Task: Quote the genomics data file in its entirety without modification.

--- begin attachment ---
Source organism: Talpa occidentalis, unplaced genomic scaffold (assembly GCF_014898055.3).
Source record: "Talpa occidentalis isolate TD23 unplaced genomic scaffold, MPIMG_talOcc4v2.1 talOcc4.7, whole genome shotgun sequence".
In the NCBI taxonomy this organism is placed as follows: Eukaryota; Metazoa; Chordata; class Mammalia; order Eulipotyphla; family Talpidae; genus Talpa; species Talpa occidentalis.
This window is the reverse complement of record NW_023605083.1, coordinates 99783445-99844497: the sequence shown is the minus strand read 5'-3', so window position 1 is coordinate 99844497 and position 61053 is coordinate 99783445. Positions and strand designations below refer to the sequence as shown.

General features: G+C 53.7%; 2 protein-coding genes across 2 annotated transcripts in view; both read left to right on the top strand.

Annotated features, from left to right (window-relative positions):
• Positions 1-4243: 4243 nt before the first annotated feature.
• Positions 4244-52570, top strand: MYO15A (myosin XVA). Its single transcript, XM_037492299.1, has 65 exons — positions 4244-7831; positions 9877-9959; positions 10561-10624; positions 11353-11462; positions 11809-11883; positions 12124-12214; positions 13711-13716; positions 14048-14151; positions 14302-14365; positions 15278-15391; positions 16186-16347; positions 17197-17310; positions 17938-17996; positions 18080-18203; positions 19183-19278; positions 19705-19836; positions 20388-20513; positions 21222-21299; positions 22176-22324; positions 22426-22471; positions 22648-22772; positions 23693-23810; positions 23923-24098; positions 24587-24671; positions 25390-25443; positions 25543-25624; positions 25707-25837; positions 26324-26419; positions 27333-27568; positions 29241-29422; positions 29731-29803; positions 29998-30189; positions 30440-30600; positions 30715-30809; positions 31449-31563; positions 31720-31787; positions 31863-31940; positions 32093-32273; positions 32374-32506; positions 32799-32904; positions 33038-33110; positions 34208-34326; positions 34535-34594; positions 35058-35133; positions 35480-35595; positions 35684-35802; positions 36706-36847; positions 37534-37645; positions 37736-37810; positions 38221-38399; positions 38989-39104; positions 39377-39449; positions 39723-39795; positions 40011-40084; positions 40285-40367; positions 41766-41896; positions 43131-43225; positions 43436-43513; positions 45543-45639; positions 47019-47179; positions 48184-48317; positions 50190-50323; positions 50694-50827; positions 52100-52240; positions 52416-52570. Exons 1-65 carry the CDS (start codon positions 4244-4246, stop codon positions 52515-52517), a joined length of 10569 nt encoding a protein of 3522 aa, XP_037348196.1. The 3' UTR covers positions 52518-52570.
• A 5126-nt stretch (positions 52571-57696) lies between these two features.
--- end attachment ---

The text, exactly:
Source organism: Talpa occidentalis, unplaced genomic scaffold (assembly GCF_014898055.3).
Source record: "Talpa occidentalis isolate TD23 unplaced genomic scaffold, MPIMG_talOcc4v2.1 talOcc4.7, whole genome shotgun sequence".
In the NCBI taxonomy this organism is placed as follows: Eukaryota; Metazoa; Chordata; class Mammalia; order Eulipotyphla; family Talpidae; genus Talpa; species Talpa occidentalis.
This window is the reverse complement of record NW_023605083.1, coordinates 99783445-99844497: the sequence shown is the minus strand read 5'-3', so window position 1 is coordinate 99844497 and position 61053 is coordinate 99783445. Positions and strand designations below refer to the sequence as shown.

General features: G+C 53.7%; 2 protein-coding genes across 2 annotated transcripts in view; both read left to right on the top strand.

Annotated features, from left to right (window-relative positions):
• Positions 1-4243: 4243 nt before the first annotated feature.
• Positions 4244-52570, top strand: MYO15A (myosin XVA). Its single transcript, XM_037492299.1, has 65 exons — positions 4244-7831; positions 9877-9959; positions 10561-10624; positions 11353-11462; positions 11809-11883; positions 12124-12214; positions 13711-13716; positions 14048-14151; positions 14302-14365; positions 15278-15391; positions 16186-16347; positions 17197-17310; positions 17938-17996; positions 18080-18203; positions 19183-19278; positions 19705-19836; positions 20388-20513; positions 21222-21299; positions 22176-22324; positions 22426-22471; positions 22648-22772; positions 23693-23810; positions 23923-24098; positions 24587-24671; positions 25390-25443; positions 25543-25624; positions 25707-25837; positions 26324-26419; positions 27333-27568; positions 29241-29422; positions 29731-29803; positions 29998-30189; positions 30440-30600; positions 30715-30809; positions 31449-31563; positions 31720-31787; positions 31863-31940; positions 32093-32273; positions 32374-32506; positions 32799-32904; positions 33038-33110; positions 34208-34326; positions 34535-34594; positions 35058-35133; positions 35480-35595; positions 35684-35802; positions 36706-36847; positions 37534-37645; positions 37736-37810; positions 38221-38399; positions 38989-39104; positions 39377-39449; positions 39723-39795; positions 40011-40084; positions 40285-40367; positions 41766-41896; positions 43131-43225; positions 43436-43513; positions 45543-45639; positions 47019-47179; positions 48184-48317; positions 50190-50323; positions 50694-50827; positions 52100-52240; positions 52416-52570. Exons 1-65 carry the CDS (start codon positions 4244-4246, stop codon positions 52515-52517), a joined length of 10569 nt encoding a protein of 3522 aa, XP_037348196.1. The 3' UTR covers positions 52518-52570.
• A 5126-nt stretch (positions 52571-57696) lies between these two features.